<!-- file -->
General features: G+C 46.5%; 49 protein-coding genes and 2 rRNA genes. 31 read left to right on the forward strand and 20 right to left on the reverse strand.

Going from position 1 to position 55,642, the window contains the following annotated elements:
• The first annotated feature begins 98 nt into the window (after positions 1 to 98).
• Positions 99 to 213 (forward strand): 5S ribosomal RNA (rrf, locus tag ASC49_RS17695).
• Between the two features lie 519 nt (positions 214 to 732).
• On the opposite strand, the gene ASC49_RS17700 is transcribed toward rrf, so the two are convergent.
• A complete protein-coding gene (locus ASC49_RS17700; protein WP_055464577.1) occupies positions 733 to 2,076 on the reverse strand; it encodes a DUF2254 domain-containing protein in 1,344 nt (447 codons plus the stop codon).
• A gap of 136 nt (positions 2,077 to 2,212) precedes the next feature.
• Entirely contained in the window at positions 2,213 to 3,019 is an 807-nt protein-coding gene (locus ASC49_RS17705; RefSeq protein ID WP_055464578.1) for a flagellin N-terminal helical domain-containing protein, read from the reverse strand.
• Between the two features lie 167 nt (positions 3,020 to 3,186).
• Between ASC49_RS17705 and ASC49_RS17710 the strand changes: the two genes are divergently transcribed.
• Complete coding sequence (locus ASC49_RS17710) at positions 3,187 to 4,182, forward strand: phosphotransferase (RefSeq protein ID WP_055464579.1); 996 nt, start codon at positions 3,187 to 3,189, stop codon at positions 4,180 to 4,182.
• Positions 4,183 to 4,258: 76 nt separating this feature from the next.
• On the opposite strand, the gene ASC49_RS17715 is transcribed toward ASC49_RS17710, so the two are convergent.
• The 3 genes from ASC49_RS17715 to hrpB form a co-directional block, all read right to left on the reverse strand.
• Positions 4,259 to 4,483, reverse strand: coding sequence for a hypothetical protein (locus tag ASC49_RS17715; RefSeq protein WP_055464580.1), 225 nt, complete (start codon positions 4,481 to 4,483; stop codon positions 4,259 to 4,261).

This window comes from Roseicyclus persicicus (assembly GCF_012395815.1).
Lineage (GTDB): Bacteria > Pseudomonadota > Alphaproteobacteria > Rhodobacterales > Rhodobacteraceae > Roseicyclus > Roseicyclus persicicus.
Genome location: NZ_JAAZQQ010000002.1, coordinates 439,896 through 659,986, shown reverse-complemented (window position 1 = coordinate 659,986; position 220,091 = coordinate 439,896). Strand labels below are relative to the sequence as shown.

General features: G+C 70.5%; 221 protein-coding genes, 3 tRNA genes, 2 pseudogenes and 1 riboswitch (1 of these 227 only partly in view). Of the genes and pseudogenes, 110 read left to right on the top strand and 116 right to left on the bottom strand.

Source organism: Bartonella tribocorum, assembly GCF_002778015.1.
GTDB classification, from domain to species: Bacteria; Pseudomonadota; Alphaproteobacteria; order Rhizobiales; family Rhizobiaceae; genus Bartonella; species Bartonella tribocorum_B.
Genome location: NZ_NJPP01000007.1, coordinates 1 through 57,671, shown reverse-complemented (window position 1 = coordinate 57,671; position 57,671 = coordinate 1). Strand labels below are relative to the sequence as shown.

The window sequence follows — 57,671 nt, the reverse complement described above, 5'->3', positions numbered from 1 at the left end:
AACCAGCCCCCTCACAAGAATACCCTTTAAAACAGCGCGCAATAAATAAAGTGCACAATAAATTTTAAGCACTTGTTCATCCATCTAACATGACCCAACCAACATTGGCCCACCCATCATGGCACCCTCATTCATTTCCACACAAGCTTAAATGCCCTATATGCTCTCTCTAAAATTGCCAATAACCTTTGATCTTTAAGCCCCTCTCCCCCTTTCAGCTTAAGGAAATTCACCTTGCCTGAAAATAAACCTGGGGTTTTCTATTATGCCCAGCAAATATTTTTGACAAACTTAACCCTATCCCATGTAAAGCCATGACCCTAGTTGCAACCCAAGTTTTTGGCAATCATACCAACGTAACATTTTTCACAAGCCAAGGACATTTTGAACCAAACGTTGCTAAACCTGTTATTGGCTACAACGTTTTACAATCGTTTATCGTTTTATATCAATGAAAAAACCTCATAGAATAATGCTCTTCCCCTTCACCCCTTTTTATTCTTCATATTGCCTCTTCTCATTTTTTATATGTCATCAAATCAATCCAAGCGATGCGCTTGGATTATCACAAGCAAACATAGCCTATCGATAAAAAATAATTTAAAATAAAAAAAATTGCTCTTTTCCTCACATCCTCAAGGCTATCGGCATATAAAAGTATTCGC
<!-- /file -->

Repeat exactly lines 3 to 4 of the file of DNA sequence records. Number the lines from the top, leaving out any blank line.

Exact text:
• The first annotated feature begins 98 nt into the window (after positions 1 to 98).
• Positions 99 to 213 (forward strand): 5S ribosomal RNA (rrf, locus tag ASC49_RS17695).